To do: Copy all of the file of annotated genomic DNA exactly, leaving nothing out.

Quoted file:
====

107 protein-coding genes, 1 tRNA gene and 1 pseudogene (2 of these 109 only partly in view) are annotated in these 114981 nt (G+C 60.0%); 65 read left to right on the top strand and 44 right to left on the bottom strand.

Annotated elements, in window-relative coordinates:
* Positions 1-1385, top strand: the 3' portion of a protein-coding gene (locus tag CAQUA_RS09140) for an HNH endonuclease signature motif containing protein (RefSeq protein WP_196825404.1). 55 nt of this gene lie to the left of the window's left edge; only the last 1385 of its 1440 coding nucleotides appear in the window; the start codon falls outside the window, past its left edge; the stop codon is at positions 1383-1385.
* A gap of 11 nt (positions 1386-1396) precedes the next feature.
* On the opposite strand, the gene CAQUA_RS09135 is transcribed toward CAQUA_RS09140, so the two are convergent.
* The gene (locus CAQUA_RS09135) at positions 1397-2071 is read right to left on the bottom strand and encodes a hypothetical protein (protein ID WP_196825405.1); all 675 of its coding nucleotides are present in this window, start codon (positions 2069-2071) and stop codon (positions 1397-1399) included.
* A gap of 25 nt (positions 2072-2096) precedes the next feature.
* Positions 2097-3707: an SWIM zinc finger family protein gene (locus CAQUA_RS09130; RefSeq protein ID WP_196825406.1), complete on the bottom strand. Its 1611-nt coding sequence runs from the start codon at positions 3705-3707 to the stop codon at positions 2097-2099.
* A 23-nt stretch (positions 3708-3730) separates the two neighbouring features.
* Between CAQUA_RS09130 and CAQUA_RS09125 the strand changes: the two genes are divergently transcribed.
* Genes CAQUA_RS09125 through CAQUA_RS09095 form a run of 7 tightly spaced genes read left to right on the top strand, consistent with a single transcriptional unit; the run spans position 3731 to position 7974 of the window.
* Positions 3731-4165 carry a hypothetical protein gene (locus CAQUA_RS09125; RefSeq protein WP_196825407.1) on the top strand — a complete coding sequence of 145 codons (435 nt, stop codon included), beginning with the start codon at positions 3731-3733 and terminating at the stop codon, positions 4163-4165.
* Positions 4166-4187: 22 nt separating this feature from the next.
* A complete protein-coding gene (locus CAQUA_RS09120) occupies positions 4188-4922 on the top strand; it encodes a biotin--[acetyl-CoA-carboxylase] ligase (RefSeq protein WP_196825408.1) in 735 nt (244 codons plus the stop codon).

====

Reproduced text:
107 protein-coding genes, 1 tRNA gene and 1 pseudogene (2 of these 109 only partly in view) are annotated in these 114981 nt (G+C 60.0%); 65 read left to right on the top strand and 44 right to left on the bottom strand.

Annotated elements, in window-relative coordinates:
* Positions 1-1385, top strand: the 3' portion of a protein-coding gene (locus tag CAQUA_RS09140) for an HNH endonuclease signature motif containing protein (RefSeq protein WP_196825404.1). 55 nt of this gene lie to the left of the window's left edge; only the last 1385 of its 1440 coding nucleotides appear in the window; the start codon falls outside the window, past its left edge; the stop codon is at positions 1383-1385.
* A gap of 11 nt (positions 1386-1396) precedes the next feature.
* On the opposite strand, the gene CAQUA_RS09135 is transcribed toward CAQUA_RS09140, so the two are convergent.
* The gene (locus CAQUA_RS09135) at positions 1397-2071 is read right to left on the bottom strand and encodes a hypothetical protein (protein ID WP_196825405.1); all 675 of its coding nucleotides are present in this window, start codon (positions 2069-2071) and stop codon (positions 1397-1399) included.
* A gap of 25 nt (positions 2072-2096) precedes the next feature.
* Positions 2097-3707: an SWIM zinc finger family protein gene (locus CAQUA_RS09130; RefSeq protein ID WP_196825406.1), complete on the bottom strand. Its 1611-nt coding sequence runs from the start codon at positions 3705-3707 to the stop codon at positions 2097-2099.
* A 23-nt stretch (positions 3708-3730) separates the two neighbouring features.
* Between CAQUA_RS09130 and CAQUA_RS09125 the strand changes: the two genes are divergently transcribed.
* Genes CAQUA_RS09125 through CAQUA_RS09095 form a run of 7 tightly spaced genes read left to right on the top strand, consistent with a single transcriptional unit; the run spans position 3731 to position 7974 of the window.
* Positions 3731-4165 carry a hypothetical protein gene (locus CAQUA_RS09125; RefSeq protein WP_196825407.1) on the top strand — a complete coding sequence of 145 codons (435 nt, stop codon included), beginning with the start codon at positions 3731-3733 and terminating at the stop codon, positions 4163-4165.
* Positions 4166-4187: 22 nt separating this feature from the next.
* A complete protein-coding gene (locus CAQUA_RS09120) occupies positions 4188-4922 on the top strand; it encodes a biotin--[acetyl-CoA-carboxylase] ligase (RefSeq protein WP_196825408.1) in 735 nt (244 codons plus the stop codon).